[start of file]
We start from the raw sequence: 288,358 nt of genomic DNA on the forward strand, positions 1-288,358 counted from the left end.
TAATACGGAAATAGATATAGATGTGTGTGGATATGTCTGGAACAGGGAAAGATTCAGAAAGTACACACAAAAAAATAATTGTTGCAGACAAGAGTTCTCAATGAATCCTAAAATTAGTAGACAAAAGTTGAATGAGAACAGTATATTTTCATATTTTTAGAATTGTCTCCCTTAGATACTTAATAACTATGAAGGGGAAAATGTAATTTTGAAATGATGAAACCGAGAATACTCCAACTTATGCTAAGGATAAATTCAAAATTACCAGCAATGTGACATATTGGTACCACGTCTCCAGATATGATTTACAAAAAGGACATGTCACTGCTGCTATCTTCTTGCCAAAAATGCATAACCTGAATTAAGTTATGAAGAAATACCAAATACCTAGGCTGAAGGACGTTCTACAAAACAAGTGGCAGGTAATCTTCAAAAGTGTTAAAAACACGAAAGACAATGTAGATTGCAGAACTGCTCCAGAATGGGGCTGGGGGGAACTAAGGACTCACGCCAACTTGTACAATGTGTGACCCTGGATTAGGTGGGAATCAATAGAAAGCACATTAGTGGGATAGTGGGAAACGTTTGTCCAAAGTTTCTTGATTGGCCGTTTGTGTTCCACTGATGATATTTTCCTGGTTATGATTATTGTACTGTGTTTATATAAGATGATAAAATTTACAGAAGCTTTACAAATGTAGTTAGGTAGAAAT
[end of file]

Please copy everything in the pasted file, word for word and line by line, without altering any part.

We start from the raw sequence: 288,358 nt of genomic DNA on the forward strand, positions 1-288,358 counted from the left end.
TAATACGGAAATAGATATAGATGTGTGTGGATATGTCTGGAACAGGGAAAGATTCAGAAAGTACACACAAAAAAATAATTGTTGCAGACAAGAGTTCTCAATGAATCCTAAAATTAGTAGACAAAAGTTGAATGAGAACAGTATATTTTCATATTTTTAGAATTGTCTCCCTTAGATACTTAATAACTATGAAGGGGAAAATGTAATTTTGAAATGATGAAACCGAGAATACTCCAACTTATGCTAAGGATAAATTCAAAATTACCAGCAATGTGACATATTGGTACCACGTCTCCAGATATGATTTACAAAAAGGACATGTCACTGCTGCTATCTTCTTGCCAAAAATGCATAACCTGAATTAAGTTATGAAGAAATACCAAATACCTAGGCTGAAGGACGTTCTACAAAACAAGTGGCAGGTAATCTTCAAAAGTGTTAAAAACACGAAAGACAATGTAGATTGCAGAACTGCTCCAGAATGGGGCTGGGGGGAACTAAGGACTCACGCCAACTTGTACAATGTGTGACCCTGGATTAGGTGGGAATCAATAGAAAGCACATTAGTGGGATAGTGGGAAACGTTTGTCCAAAGTTTCTTGATTGGCCGTTTGTGTTCCACTGATGATATTTTCCTGGTTATGATTATTGTACTGTGTTTATATAAGATGATAAAATTTACAGAAGCTTTACAAATGTAGTTAGGTAGAAAT